Older Volunteers

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Older volunteers (shall we say, 50+?) bring special gifts to their setting.  They can also experience unique challenges.  I'd like to start a thread dedicated to us older V's: our insights and perspectives in a program that is very often slanted toward the needs of younger volunteers. 

A good place to start may be a discussion of *older volunteers as informal mentors to younger volunteers*.  What are your experiences with mentoring?  Any good stories?  Boundary issues? 

Here are some other topics:

  • Healthcare challenges for older volunteers
  • Supervision by people who are decades younger than you
  • Moving and starting anew in a new community
  • Resilience and self-care
  • Structural agism in the workplace

Here's some information I've been picking up on older volunteers.  From the Organization for National and Community Service website, I've attached a little bit of information on older volunteers in general across the US and over time.  The punchline is that, after a bump in volunteering following 9/11, numbers have declined about 5-10%.  The level of volunteering for older adults has remained more or less steady at about 24%.  

I asked folks at VISTA how many older volunteers were in the program, and got this response:

*******

Hello Ralph,

My name is Brian, and I’m VISTA’s data analyst. Here is the figure you requested:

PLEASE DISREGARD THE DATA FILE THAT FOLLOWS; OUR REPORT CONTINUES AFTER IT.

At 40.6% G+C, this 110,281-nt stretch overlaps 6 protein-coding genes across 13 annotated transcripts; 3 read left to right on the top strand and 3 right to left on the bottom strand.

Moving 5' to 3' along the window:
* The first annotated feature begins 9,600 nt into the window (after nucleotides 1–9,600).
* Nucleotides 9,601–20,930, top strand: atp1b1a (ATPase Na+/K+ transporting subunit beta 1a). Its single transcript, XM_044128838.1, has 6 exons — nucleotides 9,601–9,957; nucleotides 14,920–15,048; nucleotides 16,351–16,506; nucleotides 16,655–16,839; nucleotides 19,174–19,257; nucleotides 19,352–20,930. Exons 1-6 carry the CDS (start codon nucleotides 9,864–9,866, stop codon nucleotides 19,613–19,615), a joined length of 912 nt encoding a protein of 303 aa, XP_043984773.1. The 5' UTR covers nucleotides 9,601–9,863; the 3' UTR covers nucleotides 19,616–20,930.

• 6% of VISTA members are over 50 years old

Let me know if you have any other questions. Thank you for your service!

Warm regards, Brian Mitterer

*****

So, no wonder I'm talking to myself here.  Older volunteers are quite scarce in VISTA.

Ralph

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Hi Ralph.

I'm not 50+, but I am closer to that than I am to the folks taking a "gap year" to do Americorp. I am hoping for a good year with minimal awkwardness at the trainings, but a lot of that is up to me.

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Hi Ralph, 

I'm a VISTA Leader, and I have a VISTA that is decades older than me. The mention of "supervision by people that are decades younger than you" caught my eye. One thing I've struggled with this year is knowing the needs of someone in a place I have never been. In your opinion, what ways can VISTA Leaders and Supervisors best support the older VISTAs? What are some needs you may have that we might not anticipate? 

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Hi Christine, Thanks for visiting my forum!  I bet others are facing this dilemma as well.  It's a serious question deserving of a thoughtful answer.

What are the ego needs of an older person interacting with a younger supervisor?  I suspect competence is right up there at the top.  We all want to look competent to others.  The older supervisee might come across as being a Know-it-all, or even condescending to you.  It takes a special skill to not be defensive and speak to the person’s competence needs rather than to their irritating condescending attitude:  “You’ve got a lot of skills.  How do you want to grow your skills in this position? How can I help you?”